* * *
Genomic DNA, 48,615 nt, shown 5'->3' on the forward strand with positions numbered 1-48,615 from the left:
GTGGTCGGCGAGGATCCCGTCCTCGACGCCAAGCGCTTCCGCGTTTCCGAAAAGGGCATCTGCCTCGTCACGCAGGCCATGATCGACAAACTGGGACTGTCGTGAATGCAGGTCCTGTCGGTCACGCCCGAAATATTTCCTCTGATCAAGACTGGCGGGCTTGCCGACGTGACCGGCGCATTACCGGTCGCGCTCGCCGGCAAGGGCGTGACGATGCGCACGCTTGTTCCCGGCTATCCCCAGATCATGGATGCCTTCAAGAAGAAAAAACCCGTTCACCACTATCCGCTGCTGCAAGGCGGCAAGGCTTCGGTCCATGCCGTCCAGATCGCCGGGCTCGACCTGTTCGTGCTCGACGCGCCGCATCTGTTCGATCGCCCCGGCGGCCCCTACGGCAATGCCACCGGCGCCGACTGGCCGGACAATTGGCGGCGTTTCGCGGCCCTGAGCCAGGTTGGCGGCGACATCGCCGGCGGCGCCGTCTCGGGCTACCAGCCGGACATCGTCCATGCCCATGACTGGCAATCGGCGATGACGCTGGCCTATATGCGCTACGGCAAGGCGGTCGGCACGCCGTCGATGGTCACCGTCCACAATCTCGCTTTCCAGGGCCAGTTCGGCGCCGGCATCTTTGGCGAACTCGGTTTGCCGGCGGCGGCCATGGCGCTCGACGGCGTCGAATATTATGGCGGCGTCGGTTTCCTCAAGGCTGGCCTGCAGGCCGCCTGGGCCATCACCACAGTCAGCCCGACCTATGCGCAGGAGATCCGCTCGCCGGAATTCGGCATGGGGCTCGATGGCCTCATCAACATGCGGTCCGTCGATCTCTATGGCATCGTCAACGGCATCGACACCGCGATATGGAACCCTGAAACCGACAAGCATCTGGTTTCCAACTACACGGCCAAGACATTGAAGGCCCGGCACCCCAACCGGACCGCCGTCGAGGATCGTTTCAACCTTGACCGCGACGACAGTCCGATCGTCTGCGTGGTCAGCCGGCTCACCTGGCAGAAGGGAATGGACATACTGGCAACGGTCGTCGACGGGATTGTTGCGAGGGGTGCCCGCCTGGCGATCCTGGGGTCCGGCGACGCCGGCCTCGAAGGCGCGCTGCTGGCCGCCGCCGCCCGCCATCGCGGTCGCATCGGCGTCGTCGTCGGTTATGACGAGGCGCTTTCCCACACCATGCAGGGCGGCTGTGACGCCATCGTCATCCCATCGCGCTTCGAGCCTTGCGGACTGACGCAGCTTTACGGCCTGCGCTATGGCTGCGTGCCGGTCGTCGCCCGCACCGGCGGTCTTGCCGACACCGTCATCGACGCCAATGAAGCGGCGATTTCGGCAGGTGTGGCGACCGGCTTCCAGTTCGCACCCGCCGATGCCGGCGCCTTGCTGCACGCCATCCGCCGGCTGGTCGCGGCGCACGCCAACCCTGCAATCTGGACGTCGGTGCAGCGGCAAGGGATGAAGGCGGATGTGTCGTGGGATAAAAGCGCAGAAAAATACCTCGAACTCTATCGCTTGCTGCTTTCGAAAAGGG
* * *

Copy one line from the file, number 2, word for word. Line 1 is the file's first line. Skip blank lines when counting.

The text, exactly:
GTGGTCGGCGAGGATCCCGTCCTCGACGCCAAGCGCTTCCGCGTTTCCGAAAAGGGCATCTGCCTCGTCACGCAGGCCATGATCGACAAACTGGGACTGTCGTGAATGCAGGTCCTGTCGGTCACGCCCGAAATATTTCCTCTGATCAAGACTGGCGGGCTTGCCGACGTGACCGGCGCATTACCGGTCGCGCTCGCCGGCAAGGGCGTGACGATGCGCACGCTTGTTCCCGGCTATCCCCAGATCATGGATGCCTTCAAGAAGAAAAAACCCGTTCACCACTATCCGCTGCTGCAAGGCGGCAAGGCTTCGGTCCATGCCGTCCAGATCGCCGGGCTCGACCTGTTCGTGCTCGACGCGCCGCATCTGTTCGATCGCCCCGGCGGCCCCTACGGCAATGCCACCGGCGCCGACTGGCCGGACAATTGGCGGCGTTTCGCGGCCCTGAGCCAGGTTGGCGGCGACATCGCCGGCGGCGCCGTCTCGGGCTACCAGCCGGACATCGTCCATGCCCATGACTGGCAATCGGCGATGACGCTGGCCTATATGCGCTACGGCAAGGCGGTCGGCACGCCGTCGATGGTCACCGTCCACAATCTCGCTTTCCAGGGCCAGTTCGGCGCCGGCATCTTTGGCGAACTCGGTTTGCCGGCGGCGGCCATGGCGCTCGACGGCGTCGAATATTATGGCGGCGTCGGTTTCCTCAAGGCTGGCCTGCAGGCCGCCTGGGCCATCACCACAGTCAGCCCGACCTATGCGCAGGAGATCCGCTCGCCGGAATTCGGCATGGGGCTCGATGGCCTCATCAACATGCGGTCCGTCGATCTCTATGGCATCGTCAACGGCATCGACACCGCGATATGGAACCCTGAAACCGACAAGCATCTGGTTTCCAACTACACGGCCAAGACATTGAAGGCCCGGCACCCCAACCGGACCGCCGTCGAGGATCGTTTCAACCTTGACCGCGACGACAGTCCGATCGTCTGCGTGGTCAGCCGGCTCACCTGGCAGAAGGGAATGGACATACTGGCAACGGTCGTCGACGGGATTGTTGCGAGGGGTGCCCGCCTGGCGATCCTGGGGTCCGGCGACGCCGGCCTCGAAGGCGCGCTGCTGGCCGCCGCCGCCCGCCATCGCGGTCGCATCGGCGTCGTCGTCGGTTATGACGAGGCGCTTTCCCACACCATGCAGGGCGGCTGTGACGCCATCGTCATCCCATCGCGCTTCGAGCCTTGCGGACTGACGCAGCTTTACGGCCTGCGCTATGGCTGCGTGCCGGTCGTCGCCCGCACCGGCGGTCTTGCCGACACCGTCATCGACGCCAATGAAGCGGCGATTTCGGCAGGTGTGGCGACCGGCTTCCAGTTCGCACCCGCCGATGCCGGCGCCTTGCTGCACGCCATCCGCCGGCTGGTCGCGGCGCACGCCAACCCTGCAATCTGGACGTCGGTGCAGCGGCAAGGGATGAAGGCGGATGTGTCGTGGGATAAAAGCGCAGAAAAATACCTCGAACTCTATCGCTTGCTGCTTTCGAAAAGGG